ART initiation during primary HIV infection limits the establishment, diversity and distribution of the viral reservoir while preserving key lymphoid organs of the deleterious effects of persistent viral replication and chronic immune activation, favoring the optimal maturation of immune responses. Early ART initiation may even facilitate long-term post-treatment control in some individuals. Therapeutic interventions during primary HIV infection offer therefore an exceptional opportunity to durably impact both the virus and the immune responses and hold great promise in the search of HIV remission.
Recently, the passive intravenous administration of single or combined potent anti-HIV broadly neutralizing antibodies (bNAbs) has shown spectacular therapeutic effects, delaying viral rebound after ART discontinuation in several clinical studies. This may be related to the ability of bNabs to mediate several antiviral activities: (i) bNabs prevent viral spread by directly neutralizing cell-free virions and cell-to-cell transmission with great efficacy; in addition, bNabs can potentially (ii) contribute to eliminate HIV-infected cells through antibody-dependent cell-mediated cytotoxicity (iii) form immune complexes with viral antigens that stimulate persisting autologous T-cell and B-cell responses.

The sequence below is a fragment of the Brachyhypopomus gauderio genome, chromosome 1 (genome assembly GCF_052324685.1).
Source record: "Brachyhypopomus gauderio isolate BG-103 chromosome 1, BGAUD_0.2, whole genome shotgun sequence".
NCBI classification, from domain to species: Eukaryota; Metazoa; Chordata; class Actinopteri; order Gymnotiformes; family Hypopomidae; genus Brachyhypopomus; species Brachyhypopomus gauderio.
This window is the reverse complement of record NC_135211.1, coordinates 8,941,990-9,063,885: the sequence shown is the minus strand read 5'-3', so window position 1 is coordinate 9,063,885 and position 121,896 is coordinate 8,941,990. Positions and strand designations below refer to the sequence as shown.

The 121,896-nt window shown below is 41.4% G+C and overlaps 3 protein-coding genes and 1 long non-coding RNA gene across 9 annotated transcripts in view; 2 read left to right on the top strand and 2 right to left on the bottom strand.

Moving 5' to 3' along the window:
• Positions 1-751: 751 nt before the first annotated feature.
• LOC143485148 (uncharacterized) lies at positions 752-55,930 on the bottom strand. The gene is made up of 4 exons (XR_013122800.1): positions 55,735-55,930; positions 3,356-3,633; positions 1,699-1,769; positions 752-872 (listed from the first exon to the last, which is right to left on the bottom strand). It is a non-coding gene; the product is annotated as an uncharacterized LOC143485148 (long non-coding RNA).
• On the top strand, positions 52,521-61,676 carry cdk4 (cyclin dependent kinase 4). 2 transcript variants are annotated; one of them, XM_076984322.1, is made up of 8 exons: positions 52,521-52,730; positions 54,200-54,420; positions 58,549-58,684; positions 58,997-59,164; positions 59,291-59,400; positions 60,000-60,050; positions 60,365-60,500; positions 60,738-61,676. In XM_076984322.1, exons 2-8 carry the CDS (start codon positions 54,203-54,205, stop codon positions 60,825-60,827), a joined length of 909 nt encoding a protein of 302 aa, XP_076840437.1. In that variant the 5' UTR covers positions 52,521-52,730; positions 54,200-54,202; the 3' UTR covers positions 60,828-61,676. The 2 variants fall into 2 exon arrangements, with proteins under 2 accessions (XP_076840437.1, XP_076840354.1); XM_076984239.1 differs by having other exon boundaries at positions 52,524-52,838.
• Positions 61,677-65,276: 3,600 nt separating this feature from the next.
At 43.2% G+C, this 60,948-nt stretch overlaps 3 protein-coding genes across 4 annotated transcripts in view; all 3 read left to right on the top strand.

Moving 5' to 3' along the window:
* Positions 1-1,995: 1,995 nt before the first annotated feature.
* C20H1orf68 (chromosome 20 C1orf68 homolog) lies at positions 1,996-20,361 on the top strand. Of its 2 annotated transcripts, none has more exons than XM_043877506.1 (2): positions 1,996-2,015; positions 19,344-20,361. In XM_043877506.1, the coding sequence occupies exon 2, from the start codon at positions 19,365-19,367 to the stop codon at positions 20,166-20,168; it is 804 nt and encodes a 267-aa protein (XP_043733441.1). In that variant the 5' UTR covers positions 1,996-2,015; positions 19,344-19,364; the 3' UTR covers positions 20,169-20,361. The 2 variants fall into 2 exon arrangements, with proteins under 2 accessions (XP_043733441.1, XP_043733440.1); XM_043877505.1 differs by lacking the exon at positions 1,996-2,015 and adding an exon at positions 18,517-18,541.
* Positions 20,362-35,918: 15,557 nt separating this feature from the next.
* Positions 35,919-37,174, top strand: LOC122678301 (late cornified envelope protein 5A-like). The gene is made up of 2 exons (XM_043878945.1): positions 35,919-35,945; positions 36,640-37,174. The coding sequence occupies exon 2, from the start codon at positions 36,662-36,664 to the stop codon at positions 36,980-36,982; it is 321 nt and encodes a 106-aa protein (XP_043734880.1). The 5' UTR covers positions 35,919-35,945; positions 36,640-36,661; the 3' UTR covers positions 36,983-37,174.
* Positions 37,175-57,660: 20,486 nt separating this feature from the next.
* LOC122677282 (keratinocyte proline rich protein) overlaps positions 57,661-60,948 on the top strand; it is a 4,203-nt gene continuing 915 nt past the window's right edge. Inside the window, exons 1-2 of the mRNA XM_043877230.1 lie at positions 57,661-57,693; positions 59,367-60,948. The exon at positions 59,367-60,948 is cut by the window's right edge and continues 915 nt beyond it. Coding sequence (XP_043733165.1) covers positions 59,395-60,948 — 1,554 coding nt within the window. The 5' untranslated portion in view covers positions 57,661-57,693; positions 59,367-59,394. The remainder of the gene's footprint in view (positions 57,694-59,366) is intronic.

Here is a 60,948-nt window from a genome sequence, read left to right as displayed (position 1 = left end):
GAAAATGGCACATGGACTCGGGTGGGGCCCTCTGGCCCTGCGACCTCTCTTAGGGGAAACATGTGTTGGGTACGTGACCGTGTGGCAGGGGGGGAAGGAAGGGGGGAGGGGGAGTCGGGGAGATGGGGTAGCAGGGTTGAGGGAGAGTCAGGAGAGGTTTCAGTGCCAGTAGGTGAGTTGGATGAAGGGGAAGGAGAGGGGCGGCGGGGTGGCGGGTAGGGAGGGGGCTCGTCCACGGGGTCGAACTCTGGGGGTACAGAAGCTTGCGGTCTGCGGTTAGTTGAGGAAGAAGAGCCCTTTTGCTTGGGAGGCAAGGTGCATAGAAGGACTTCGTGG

The objective of the ANRS 176 RHIVIERA02 study is to evaluate if the administration of a treatment consisting of dual long-acting HIV-specific broadly neutralizing antibodies (3BNC117-LS & 10-1074-LS (bNAbs)), in combination with an antiretroviral therapy in individuals with primary HIV-1 infection when compared to ART alone (plus placebo) will favor a period of HIV-1 remission when ART is interrupted 52 or 76 weeks later. The underlying hypotheses of the study is that the early presence of bNAbs will contribute to a faster control of viral replication and to reduce the levels of infected cells through antibody mediated cytotoxic activities, while favoring the development of “enhanced” autologous immune responses. In combination with the beneficial effects of early ART summarized above, this intervention may favor the control of HIV replication after treatment interruption.